Photo of Gertrude Rand

Gertrude Rand





Training Location(s):

MA, Bryn Mawr College (1911)

BA, Bryn Mawr College (1908)

Primary Affiliation(s):

Bryn Mawr College (1911-1927)

Wilmer Institute, School of Medicine, Johns Hopkins University (1928-1932)

Research Laboratory of Physiological Optics, Balitmore (1936-1943)

Knapp Foundation of College of Physicians and Surgeons, Columbia University (1943-1957)

Career Focus:

Experimental psychology; ophthalmology; physiological optics; industrial lighting; lighting instrument design; colour blindness; vision problems.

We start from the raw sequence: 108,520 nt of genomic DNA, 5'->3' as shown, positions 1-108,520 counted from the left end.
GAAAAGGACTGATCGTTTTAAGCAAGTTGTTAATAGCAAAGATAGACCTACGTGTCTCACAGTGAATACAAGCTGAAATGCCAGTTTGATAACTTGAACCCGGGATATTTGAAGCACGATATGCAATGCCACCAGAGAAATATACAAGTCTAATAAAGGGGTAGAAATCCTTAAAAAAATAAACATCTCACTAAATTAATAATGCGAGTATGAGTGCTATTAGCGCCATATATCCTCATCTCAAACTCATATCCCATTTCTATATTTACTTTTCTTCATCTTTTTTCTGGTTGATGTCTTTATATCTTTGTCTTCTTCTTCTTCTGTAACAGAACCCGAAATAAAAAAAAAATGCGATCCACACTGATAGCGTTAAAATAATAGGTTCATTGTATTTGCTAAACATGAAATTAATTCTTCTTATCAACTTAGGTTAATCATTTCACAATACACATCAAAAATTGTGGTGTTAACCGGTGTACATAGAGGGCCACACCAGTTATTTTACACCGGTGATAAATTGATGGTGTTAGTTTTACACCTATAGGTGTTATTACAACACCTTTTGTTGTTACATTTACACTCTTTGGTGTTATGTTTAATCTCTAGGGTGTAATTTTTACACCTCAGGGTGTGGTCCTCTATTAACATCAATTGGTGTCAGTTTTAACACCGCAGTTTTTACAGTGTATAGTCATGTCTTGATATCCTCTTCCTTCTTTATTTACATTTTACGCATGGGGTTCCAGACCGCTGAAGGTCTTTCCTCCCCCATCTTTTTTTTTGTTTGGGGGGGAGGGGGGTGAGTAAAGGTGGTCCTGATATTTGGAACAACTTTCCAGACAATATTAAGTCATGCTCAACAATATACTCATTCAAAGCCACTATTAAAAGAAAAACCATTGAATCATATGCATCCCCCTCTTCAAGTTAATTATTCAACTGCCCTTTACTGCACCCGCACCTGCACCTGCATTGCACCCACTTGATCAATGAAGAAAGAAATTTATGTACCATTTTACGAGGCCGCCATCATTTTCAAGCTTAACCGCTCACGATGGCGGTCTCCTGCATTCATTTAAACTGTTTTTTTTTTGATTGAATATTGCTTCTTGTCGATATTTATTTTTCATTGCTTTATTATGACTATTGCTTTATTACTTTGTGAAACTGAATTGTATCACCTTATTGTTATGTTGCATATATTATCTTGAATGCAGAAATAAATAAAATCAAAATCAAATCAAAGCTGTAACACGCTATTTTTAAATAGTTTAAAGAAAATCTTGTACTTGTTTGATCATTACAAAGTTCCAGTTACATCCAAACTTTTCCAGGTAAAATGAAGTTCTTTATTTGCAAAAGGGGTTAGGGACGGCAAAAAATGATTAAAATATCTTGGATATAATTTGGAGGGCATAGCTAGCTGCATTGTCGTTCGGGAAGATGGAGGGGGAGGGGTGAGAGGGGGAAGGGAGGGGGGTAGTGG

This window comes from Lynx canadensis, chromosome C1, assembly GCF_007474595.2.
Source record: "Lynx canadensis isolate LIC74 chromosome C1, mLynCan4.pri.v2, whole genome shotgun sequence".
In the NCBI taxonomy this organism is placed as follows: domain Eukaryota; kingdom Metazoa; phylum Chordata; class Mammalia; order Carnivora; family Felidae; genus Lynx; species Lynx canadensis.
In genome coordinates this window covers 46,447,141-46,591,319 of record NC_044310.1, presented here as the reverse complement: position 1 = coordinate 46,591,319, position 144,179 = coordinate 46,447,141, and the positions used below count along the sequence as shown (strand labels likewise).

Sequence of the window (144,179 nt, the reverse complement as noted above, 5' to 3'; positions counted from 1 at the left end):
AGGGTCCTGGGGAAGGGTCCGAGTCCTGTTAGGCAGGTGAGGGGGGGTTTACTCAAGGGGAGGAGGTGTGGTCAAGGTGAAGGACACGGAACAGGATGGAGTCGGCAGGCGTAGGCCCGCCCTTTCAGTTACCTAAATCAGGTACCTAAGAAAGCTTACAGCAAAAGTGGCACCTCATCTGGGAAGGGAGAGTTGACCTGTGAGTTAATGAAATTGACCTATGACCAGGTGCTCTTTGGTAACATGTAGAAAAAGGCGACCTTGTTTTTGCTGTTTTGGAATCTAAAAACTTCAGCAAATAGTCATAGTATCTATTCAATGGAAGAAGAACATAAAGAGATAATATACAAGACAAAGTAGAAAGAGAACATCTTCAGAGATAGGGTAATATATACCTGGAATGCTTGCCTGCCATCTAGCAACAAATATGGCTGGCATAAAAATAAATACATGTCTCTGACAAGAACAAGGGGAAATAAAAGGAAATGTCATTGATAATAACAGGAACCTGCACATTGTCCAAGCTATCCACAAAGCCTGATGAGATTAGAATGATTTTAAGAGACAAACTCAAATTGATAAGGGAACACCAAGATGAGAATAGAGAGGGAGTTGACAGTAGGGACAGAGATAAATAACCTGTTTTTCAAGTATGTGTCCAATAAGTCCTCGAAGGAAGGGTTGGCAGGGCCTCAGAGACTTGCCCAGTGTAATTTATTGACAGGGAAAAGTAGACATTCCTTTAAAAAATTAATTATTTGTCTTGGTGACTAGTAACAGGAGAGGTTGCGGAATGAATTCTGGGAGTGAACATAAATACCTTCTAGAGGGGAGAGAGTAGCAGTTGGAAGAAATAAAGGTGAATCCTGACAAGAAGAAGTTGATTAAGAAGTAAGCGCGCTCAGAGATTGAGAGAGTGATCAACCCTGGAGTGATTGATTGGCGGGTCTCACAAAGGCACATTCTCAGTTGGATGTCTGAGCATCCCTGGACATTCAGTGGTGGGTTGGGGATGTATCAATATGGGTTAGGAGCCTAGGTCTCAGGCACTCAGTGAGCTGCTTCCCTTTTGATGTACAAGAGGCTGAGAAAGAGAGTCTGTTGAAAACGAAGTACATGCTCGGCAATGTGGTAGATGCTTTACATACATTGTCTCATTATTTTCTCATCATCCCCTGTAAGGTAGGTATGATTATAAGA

(Marie) Gertrude Rand was born on October 29, 1886 in Brooklyn, New York to Mary Catherine (Moench) and Lyman Fiske Rand. Her father was the president of a manufacturing company and she was the third oldest of several children. Rand attended the Educated Girls High School in Brooklyn until 1904. In 1908 she received her B.A. in experimental psychology from Cornell University in Ithaca, New York, and in 1911 she received her M.A. and Ph.D. in psychology from Bryn Mawr College (a women’s college) in Pennsylvania under the supervision of Clarence E. Ferree. Her dissertation was titled “The factors that influence the sensitivity of the retina to color: A quantitative study and methods of standardizing.” Bryn Mawr was one of the few women's colleges at the time that would hire unmarried men. Rand married Ferree in 1918, keeping her maiden name, and they continued researching and publishing together until his death in 1943. Although Rand has many publications of her own, she also co-published extensively with Ferree and others.